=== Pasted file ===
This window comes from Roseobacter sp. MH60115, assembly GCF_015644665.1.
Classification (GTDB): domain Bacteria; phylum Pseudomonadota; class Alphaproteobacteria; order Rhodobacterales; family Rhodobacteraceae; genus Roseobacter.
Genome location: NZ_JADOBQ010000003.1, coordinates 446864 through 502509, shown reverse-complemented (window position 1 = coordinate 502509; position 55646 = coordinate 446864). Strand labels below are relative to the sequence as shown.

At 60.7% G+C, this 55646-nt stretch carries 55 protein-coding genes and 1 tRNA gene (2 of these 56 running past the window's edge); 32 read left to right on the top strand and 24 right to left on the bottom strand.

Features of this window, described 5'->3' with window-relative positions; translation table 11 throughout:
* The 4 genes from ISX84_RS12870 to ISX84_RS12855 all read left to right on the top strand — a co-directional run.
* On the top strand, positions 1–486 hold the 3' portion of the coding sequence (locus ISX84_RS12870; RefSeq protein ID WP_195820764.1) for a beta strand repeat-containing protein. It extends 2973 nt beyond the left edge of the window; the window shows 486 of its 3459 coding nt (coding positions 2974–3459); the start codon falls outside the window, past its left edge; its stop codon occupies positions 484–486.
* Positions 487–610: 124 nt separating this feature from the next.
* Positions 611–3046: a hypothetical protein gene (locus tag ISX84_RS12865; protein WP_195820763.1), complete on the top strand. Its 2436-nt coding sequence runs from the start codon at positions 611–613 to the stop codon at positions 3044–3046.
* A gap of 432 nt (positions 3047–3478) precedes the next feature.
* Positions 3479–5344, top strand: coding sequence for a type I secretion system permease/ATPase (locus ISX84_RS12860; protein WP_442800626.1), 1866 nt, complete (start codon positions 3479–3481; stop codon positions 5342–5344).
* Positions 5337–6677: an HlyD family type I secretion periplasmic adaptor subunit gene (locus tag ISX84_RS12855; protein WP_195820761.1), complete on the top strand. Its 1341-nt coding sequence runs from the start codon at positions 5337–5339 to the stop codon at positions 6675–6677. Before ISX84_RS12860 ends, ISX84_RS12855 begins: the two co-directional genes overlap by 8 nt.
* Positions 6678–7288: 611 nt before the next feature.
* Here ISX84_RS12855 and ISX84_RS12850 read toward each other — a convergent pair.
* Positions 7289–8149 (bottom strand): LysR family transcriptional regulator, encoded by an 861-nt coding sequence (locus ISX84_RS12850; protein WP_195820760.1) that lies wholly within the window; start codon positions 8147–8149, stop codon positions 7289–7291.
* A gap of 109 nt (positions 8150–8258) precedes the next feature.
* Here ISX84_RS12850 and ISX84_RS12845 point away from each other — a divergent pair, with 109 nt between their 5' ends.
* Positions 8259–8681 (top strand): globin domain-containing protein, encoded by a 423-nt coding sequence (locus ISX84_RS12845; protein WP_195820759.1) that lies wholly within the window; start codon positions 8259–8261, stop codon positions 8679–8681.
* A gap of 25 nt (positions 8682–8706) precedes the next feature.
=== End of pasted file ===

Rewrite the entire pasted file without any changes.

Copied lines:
This window comes from Roseobacter sp. MH60115, assembly GCF_015644665.1.
Classification (GTDB): domain Bacteria; phylum Pseudomonadota; class Alphaproteobacteria; order Rhodobacterales; family Rhodobacteraceae; genus Roseobacter.
Genome location: NZ_JADOBQ010000003.1, coordinates 446864 through 502509, shown reverse-complemented (window position 1 = coordinate 502509; position 55646 = coordinate 446864). Strand labels below are relative to the sequence as shown.

At 60.7% G+C, this 55646-nt stretch carries 55 protein-coding genes and 1 tRNA gene (2 of these 56 running past the window's edge); 32 read left to right on the top strand and 24 right to left on the bottom strand.

Features of this window, described 5'->3' with window-relative positions; translation table 11 throughout:
* The 4 genes from ISX84_RS12870 to ISX84_RS12855 all read left to right on the top strand — a co-directional run.
* On the top strand, positions 1–486 hold the 3' portion of the coding sequence (locus ISX84_RS12870; RefSeq protein ID WP_195820764.1) for a beta strand repeat-containing protein. It extends 2973 nt beyond the left edge of the window; the window shows 486 of its 3459 coding nt (coding positions 2974–3459); the start codon falls outside the window, past its left edge; its stop codon occupies positions 484–486.
* Positions 487–610: 124 nt separating this feature from the next.
* Positions 611–3046: a hypothetical protein gene (locus tag ISX84_RS12865; protein WP_195820763.1), complete on the top strand. Its 2436-nt coding sequence runs from the start codon at positions 611–613 to the stop codon at positions 3044–3046.
* A gap of 432 nt (positions 3047–3478) precedes the next feature.
* Positions 3479–5344, top strand: coding sequence for a type I secretion system permease/ATPase (locus ISX84_RS12860; protein WP_442800626.1), 1866 nt, complete (start codon positions 3479–3481; stop codon positions 5342–5344).
* Positions 5337–6677: an HlyD family type I secretion periplasmic adaptor subunit gene (locus tag ISX84_RS12855; protein WP_195820761.1), complete on the top strand. Its 1341-nt coding sequence runs from the start codon at positions 5337–5339 to the stop codon at positions 6675–6677. Before ISX84_RS12860 ends, ISX84_RS12855 begins: the two co-directional genes overlap by 8 nt.
* Positions 6678–7288: 611 nt before the next feature.
* Here ISX84_RS12855 and ISX84_RS12850 read toward each other — a convergent pair.
* Positions 7289–8149 (bottom strand): LysR family transcriptional regulator, encoded by an 861-nt coding sequence (locus ISX84_RS12850; protein WP_195820760.1) that lies wholly within the window; start codon positions 8147–8149, stop codon positions 7289–7291.
* A gap of 109 nt (positions 8150–8258) precedes the next feature.
* Here ISX84_RS12850 and ISX84_RS12845 point away from each other — a divergent pair, with 109 nt between their 5' ends.
* Positions 8259–8681 (top strand): globin domain-containing protein, encoded by a 423-nt coding sequence (locus ISX84_RS12845; protein WP_195820759.1) that lies wholly within the window; start codon positions 8259–8261, stop codon positions 8679–8681.
* A gap of 25 nt (positions 8682–8706) precedes the next feature.